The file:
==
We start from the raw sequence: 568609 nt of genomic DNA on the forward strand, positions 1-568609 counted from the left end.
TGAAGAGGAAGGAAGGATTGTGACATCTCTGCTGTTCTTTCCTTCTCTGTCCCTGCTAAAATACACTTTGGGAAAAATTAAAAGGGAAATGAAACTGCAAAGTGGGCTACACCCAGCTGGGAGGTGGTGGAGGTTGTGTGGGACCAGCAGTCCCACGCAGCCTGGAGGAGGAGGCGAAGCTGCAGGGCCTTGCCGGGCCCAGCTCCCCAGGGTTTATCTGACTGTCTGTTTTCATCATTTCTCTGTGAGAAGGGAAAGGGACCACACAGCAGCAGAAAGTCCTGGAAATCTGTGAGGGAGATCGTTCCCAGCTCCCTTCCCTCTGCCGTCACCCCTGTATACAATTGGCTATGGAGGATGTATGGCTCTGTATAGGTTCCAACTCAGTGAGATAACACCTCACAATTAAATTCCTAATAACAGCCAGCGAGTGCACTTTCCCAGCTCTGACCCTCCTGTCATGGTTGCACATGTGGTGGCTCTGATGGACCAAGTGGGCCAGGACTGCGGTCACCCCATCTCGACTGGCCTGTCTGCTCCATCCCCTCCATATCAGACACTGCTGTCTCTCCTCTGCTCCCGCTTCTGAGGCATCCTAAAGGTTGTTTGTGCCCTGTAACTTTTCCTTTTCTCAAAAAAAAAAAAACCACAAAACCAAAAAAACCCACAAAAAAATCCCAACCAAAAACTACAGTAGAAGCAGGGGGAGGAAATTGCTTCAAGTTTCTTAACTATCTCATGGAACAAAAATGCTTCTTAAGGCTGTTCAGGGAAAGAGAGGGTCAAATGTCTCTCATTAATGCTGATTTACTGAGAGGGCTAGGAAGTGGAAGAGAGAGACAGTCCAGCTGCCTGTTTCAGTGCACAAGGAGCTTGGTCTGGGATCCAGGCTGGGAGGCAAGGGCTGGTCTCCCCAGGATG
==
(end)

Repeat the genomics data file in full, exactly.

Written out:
We start from the raw sequence: 568609 nt of genomic DNA on the forward strand, positions 1-568609 counted from the left end.
TGAAGAGGAAGGAAGGATTGTGACATCTCTGCTGTTCTTTCCTTCTCTGTCCCTGCTAAAATACACTTTGGGAAAAATTAAAAGGGAAATGAAACTGCAAAGTGGGCTACACCCAGCTGGGAGGTGGTGGAGGTTGTGTGGGACCAGCAGTCCCACGCAGCCTGGAGGAGGAGGCGAAGCTGCAGGGCCTTGCCGGGCCCAGCTCCCCAGGGTTTATCTGACTGTCTGTTTTCATCATTTCTCTGTGAGAAGGGAAAGGGACCACACAGCAGCAGAAAGTCCTGGAAATCTGTGAGGGAGATCGTTCCCAGCTCCCTTCCCTCTGCCGTCACCCCTGTATACAATTGGCTATGGAGGATGTATGGCTCTGTATAGGTTCCAACTCAGTGAGATAACACCTCACAATTAAATTCCTAATAACAGCCAGCGAGTGCACTTTCCCAGCTCTGACCCTCCTGTCATGGTTGCACATGTGGTGGCTCTGATGGACCAAGTGGGCCAGGACTGCGGTCACCCCATCTCGACTGGCCTGTCTGCTCCATCCCCTCCATATCAGACACTGCTGTCTCTCCTCTGCTCCCGCTTCTGAGGCATCCTAAAGGTTGTTTGTGCCCTGTAACTTTTCCTTTTCTCAAAAAAAAAAAAACCACAAAACCAAAAAAACCCACAAAAAAATCCCAACCAAAAACTACAGTAGAAGCAGGGGGAGGAAATTGCTTCAAGTTTCTTAACTATCTCATGGAACAAAAATGCTTCTTAAGGCTGTTCAGGGAAAGAGAGGGTCAAATGTCTCTCATTAATGCTGATTTACTGAGAGGGCTAGGAAGTGGAAGAGAGAGACAGTCCAGCTGCCTGTTTCAGTGCACAAGGAGCTTGGTCTGGGATCCAGGCTGGGAGGCAAGGGCTGGTCTCCCCAGGATG